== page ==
I was scared to have surgery before I read this web site. Now I am even more scared. What can I do?

It is normal to be scared of some things. People are scared when they walk near the edge of a cliff, or see a wild animal, because these things are dangerous. Being scared makes them walk away, which is the right thing to do.

For a healthy person having a small operation, the risk of dying is about four in a million. For these patients, being driven to the hospital is probably more dangerous than the anesthetic. The sicker you are, the greater the risk, which is why you should stop smoking now so that you are less likely to have severe heart or lung disease next time you need an anesthetic. When you travel in a car, you don’ expect to be in an accident. But you should wear your seat belt just in case, to make your trip as safe as possible. Stopping smoking before surgery is a safety precaution, just like wearing a seat belt.

It is important to keep a sense of proportion about risks. Your surgeon knows about your health and has decided that for you, the benefits of surgery outweigh all the risks, including the risk of anesthesia. As an additional safeguard, your anesthesiologist will review your chart and ask you a few questions before the start of the anesthetic. If he or she feels you are not fit to proceed with surgery at that time, the operation will be canceled and rescheduled.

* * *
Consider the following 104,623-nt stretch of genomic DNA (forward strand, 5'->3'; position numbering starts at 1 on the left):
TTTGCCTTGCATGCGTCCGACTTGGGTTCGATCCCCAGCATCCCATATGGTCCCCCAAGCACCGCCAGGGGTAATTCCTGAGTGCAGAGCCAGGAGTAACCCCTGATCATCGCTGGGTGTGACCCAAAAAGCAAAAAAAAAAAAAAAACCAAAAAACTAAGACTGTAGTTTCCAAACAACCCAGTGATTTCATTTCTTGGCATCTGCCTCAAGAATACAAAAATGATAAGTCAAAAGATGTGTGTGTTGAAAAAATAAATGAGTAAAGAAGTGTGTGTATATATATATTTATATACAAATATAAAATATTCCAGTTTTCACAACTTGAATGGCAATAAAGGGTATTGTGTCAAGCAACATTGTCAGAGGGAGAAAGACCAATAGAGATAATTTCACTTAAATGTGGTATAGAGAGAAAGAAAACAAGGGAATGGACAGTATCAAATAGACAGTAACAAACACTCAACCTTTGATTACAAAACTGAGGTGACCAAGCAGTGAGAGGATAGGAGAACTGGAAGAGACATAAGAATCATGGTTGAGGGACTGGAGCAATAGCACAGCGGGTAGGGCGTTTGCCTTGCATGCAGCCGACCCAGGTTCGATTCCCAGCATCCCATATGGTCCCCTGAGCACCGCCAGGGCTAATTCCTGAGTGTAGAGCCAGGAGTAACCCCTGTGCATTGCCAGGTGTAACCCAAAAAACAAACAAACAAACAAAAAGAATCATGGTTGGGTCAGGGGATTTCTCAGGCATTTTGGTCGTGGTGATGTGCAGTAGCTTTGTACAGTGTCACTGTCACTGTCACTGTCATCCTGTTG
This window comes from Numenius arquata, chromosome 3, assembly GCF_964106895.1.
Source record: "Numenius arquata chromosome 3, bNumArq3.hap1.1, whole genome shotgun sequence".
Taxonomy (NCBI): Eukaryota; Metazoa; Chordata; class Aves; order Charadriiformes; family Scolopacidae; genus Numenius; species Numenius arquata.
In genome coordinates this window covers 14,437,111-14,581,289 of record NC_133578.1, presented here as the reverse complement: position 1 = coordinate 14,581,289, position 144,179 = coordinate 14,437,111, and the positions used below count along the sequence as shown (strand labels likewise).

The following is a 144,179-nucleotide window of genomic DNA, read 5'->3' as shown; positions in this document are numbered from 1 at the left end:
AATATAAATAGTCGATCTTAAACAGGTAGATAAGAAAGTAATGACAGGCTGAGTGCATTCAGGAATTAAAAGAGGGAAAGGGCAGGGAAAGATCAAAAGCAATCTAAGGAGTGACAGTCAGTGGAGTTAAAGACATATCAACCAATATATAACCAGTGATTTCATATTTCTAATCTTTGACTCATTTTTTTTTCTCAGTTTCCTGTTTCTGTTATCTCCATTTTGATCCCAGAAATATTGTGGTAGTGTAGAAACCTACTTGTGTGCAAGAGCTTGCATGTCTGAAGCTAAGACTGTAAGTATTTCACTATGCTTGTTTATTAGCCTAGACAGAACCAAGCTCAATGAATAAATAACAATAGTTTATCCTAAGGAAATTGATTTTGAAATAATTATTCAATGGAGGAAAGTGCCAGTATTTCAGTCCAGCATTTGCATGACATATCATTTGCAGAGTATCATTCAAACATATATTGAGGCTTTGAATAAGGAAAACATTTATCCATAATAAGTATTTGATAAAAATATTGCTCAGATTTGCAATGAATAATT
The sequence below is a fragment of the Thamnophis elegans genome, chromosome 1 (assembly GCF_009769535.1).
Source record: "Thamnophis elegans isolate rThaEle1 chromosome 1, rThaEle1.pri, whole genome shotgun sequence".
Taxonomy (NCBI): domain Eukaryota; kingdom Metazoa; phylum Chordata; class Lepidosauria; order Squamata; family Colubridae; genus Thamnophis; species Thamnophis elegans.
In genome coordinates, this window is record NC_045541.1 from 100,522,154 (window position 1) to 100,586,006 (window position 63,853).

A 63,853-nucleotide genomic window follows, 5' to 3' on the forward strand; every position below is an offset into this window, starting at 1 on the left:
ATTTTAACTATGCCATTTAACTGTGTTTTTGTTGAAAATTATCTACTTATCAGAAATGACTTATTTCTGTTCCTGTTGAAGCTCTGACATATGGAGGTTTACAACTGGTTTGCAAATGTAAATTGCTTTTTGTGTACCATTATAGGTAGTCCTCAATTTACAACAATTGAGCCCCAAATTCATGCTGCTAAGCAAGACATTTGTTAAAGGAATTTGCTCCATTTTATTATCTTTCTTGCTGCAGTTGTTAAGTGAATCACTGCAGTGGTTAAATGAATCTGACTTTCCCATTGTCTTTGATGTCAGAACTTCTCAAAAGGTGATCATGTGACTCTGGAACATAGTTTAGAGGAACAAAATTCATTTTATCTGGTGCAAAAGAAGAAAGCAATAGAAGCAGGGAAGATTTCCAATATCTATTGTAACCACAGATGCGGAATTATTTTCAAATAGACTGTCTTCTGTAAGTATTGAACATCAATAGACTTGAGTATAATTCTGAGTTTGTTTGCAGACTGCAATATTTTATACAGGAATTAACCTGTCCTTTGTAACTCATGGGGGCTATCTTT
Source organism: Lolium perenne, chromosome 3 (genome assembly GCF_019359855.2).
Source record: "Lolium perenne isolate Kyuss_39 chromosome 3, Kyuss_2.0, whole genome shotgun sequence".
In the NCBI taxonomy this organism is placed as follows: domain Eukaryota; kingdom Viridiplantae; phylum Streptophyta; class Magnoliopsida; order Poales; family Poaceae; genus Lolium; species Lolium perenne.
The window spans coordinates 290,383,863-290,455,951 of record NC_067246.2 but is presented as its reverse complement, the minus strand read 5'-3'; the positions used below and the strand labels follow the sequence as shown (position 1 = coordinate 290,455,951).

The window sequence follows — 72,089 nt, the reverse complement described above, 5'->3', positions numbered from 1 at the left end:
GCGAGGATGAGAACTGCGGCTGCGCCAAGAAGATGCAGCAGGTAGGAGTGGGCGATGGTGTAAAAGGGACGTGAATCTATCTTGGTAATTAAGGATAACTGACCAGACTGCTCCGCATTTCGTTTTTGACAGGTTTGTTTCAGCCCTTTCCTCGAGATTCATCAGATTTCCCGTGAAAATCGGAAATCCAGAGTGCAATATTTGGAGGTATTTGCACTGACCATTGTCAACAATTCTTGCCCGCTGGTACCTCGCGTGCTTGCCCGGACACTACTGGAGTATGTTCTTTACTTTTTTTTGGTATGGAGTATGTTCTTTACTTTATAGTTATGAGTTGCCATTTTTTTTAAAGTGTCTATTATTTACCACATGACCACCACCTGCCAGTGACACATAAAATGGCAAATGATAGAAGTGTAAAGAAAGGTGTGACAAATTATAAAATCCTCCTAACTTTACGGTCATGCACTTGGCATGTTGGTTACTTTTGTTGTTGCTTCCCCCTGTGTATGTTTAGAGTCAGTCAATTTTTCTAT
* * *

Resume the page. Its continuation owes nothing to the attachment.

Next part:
If you still have concerns, ask your surgeon if you can have a consultation with an anesthesiologist. He or she can check you out and give you the best advice about anesthesia risk. Your anesthesiologist might be able to offer alternatives, such as a regional block to freeze the area needing surgery, avoiding a general anesthetic.

 

What medications can help me stop smoking?

There are two main medications, Nicotine and Buproprion. Nicotine is available as patches, gum and inhaler, without a prescription. Trade names include “Habitrol”, “Nicoderm” and “Nicorette”. By providing a controlled amount of nicotine it reduces craving for cigarettes. Buproprion (“Zyban”) blocks nicotine receptors. It needs a prescription (as there are drug interactions and a very small risk of seizures) and should be started a week before stopping smoking. It can be used with nicotine products.

 

Do acupuncture and hypnosis help people stop smoking?